By the 1970s, the square was functioning as a car park at one end and as a venue for informal ball games at the other. It was considered rather unappealing until its refurbishment.

Israels Square by COBE in Copenhagen, Denmark. Photo credit: Sweco Architects

Israels Square by COBE in Copenhagen, Denmark. Photo credit: Sweco Architects

By the early 2000s, the city’s residents overwhelmingly desired a more vibrant and diverse lifestyle. The City of Copenhagen would cater to this demand, in part, through redesigning the square. Residents would be offered an alternative to outdoor café and commercial activities. At the square, they can enjoy a variety of pastimes without spending a single Krone or Ore. The Competition for Redesigning Israels Square The design brief for a 2008 competition provided for the refurbishment of a portion of the square into a contemporary urban space that retained its multi-use character, connected with its surroundings, and acknowledged its history.
Israels Square by COBE in Copenhagen, Denmark. Photo credit: Sweco Architects

Israels Square by COBE in Copenhagen, Denmark. Photo credit: Sweco Architects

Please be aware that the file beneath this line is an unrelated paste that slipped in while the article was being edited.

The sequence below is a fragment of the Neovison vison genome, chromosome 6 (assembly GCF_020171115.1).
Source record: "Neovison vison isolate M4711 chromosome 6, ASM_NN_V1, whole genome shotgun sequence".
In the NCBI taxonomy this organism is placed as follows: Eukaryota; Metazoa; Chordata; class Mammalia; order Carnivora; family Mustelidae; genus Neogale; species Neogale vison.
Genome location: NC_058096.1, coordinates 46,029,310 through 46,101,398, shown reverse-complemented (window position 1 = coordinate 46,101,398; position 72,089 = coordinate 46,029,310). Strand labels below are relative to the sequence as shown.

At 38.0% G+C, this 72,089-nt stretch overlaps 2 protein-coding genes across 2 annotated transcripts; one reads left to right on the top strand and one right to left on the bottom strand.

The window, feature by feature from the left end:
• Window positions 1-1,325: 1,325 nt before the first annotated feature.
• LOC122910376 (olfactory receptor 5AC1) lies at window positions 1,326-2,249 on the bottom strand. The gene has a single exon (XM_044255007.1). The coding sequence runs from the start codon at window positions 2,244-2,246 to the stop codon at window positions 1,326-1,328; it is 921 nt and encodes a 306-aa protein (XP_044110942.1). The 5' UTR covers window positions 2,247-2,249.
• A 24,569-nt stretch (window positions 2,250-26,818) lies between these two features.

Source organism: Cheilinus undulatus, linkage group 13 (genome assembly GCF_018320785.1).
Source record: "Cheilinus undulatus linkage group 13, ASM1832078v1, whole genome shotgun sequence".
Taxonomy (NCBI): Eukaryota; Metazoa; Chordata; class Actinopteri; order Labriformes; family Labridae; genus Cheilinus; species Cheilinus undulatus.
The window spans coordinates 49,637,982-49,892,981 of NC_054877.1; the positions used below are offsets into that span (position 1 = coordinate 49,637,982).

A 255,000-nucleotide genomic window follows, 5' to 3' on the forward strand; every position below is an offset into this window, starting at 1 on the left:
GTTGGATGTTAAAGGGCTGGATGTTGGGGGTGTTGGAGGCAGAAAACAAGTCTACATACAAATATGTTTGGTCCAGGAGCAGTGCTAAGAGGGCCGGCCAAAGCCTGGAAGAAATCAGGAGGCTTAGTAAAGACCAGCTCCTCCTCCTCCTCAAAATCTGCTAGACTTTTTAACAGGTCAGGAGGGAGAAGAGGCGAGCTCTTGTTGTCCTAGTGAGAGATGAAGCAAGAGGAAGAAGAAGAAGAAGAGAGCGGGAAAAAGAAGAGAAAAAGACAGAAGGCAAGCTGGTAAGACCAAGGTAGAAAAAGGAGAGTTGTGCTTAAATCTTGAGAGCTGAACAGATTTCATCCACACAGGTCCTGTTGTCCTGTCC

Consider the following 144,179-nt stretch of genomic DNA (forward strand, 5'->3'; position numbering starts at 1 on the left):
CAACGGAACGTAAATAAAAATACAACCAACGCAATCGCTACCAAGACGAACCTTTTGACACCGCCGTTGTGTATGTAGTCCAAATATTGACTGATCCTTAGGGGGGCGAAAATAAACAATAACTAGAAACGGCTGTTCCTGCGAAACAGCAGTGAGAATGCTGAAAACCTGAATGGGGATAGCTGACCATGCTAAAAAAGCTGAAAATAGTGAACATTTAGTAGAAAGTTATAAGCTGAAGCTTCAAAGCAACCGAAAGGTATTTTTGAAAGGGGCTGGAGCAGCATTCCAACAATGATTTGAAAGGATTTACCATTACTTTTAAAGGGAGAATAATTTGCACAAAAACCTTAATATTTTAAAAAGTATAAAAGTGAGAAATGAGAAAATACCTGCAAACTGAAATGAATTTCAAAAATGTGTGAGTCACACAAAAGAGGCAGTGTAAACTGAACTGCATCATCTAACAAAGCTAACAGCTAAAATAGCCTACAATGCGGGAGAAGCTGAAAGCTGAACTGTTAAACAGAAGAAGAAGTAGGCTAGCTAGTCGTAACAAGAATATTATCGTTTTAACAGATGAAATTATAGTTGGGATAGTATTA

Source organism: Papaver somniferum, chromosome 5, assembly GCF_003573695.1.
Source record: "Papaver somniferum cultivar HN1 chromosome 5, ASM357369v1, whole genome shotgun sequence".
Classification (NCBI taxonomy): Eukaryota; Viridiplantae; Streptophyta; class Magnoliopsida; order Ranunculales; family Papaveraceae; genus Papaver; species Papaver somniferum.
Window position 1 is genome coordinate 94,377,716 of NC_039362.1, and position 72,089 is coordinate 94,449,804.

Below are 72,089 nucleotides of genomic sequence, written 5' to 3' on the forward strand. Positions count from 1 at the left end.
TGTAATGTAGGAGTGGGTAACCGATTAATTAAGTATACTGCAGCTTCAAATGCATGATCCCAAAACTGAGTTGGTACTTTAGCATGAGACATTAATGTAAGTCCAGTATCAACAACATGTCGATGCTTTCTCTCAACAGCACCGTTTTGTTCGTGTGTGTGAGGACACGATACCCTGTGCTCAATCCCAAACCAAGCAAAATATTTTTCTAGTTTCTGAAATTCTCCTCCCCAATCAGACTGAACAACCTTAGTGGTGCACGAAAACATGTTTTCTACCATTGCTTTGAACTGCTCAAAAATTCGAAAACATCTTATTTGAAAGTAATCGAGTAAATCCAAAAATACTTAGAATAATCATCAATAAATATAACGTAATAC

COBE’s winning proposal provided for a multi-use square accommodating a variety of uses, including sports, concerts, demonstrations, and markets, as well as its integration with the adjoining park. COBE’s View For Israels Square — A Magic Carpet Between Two Worlds COBE saw Israels Square as a region “hovering” between two worlds — the city and Ørsted Park. The square was raised, on average, 30 centimeters and incorporates subtle changes in level that add interest and enhance its multi-use functionality. The new square is a “folded” or layered surface that “floats” above the ground, like a magic carpet, enabling the park to wander into the square as a series of cut-outs on the surface. Additional features include seating, a lowered playground, and areas for ball games. An artificial stream covered in sculptural shapes also traverses the square and ends in a little waterfall at the edge of Ørsted Park.
Israels Square by COBE in Copenhagen, Denmark. Photo credit: Sweco Architects

Israels Square by COBE in Copenhagen, Denmark. Photo credit: Sweco Architects